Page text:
Expert reaction to the UK AI Safety Summit

Expert reaction to the UK AI Safety Summit

November 1, 20232 min read

Today the UK government announced a "world first agreement" on how to manage the riskiest forms of AI.

It focuses on so-called "frontier AI" - what ministers consider highly advanced forms of the tech - with as-yet unknown capabilities.

The agreement, signed by countries including the US, the EU and China, was announced at the UK's AI Safety Summit.

Dr Alina Patelli, Senior Lecturer in Computer Science, Aston University, comments:

“A summit on AI safety is long overdue. As is the case with all groundbreaking technologies, AI’s transformative potential for public good is only matched by its risks, which are unlikely to be successfully avoided, if AI tech design and deployment are left unregulated and therefore open to misuse, either intentionally or accidentally. The scope of the summit is appropriate, reflective of Government’s cautious approach to managing interactions with AI safety experts from multiple nations and disciplines: the summit focus is kept narrow, to five objectives only, and the number of participants is wisely limited to 100, to keep the conversation productive.”

What is likely to come out of this summit?

“The summit’s main output will most likely be a bare-bones regulatory document comprising (1) a shared understanding of AI (i.e., a generally accepted definition of the term reflective of all summit participants’ views, not just those of tech experts), (2) a list of major risks associated to AI misuse, both in terms of potential damage as well as likelihood of becoming a reality, and (3) a policy draft outlining the core elements that a yet-to-be-developed governance framework should include.”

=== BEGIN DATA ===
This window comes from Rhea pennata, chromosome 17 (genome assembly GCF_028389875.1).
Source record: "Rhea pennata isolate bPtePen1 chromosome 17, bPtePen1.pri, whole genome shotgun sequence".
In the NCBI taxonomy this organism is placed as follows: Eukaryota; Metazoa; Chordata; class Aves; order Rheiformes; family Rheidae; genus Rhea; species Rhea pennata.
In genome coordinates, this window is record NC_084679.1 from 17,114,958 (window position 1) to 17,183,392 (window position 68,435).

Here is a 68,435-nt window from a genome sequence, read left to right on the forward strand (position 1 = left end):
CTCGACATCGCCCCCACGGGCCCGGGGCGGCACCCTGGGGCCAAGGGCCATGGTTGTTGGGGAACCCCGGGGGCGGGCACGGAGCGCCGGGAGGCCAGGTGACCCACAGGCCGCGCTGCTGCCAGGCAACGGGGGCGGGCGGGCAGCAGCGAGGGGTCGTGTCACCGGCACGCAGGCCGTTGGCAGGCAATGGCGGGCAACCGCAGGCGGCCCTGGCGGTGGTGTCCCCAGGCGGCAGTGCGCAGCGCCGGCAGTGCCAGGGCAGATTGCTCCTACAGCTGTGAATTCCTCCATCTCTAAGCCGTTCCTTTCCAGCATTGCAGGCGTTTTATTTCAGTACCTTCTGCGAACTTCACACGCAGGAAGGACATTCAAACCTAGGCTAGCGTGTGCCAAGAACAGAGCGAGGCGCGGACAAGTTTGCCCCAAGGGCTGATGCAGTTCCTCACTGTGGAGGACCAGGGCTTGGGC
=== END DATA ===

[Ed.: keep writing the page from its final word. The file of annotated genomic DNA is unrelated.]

What AI safety could/should look like?

“Although it would be premature to venture a definition of AI safety ahead of the summit, one thing that is certain is that a comprehensive, therefore effective, AI regulatory framework would encompass more than just laws. Non-legally binding codes of conduct, tech design and development processes that are bound by moral and ethical values, both in the commercial ecosystem, as well as when it comes to individual entrepreneurs, revised open-access licenses under which AI should be used in the public domain, etc. are equally important pieces. The best way to integrate all these in a cohesive, overarching governance plan is perhaps a topic to explore in one of the post-summit events.”

What are the potential practicalities for a route forward towards safe AI?

“The practical way to systematically regulate AI is incremental. Initially, the development and application of those AI tools deemed to be high-risk will most likely be restricted to controlled environments, where the potential benefits justify the risks and where sound mitigation procedures can be quickly and effectively enforced to mitigate those risks. As regulations become better prescribed, AI’s (safe and legal) application space will gradually expand, making its benefits available to larger groups of people without any of the downsides.”

To interview Dr Alina Patelli or request further details contact Nicola Jones, Press and Communications Manager, on (+44) 7825 342091 or email:

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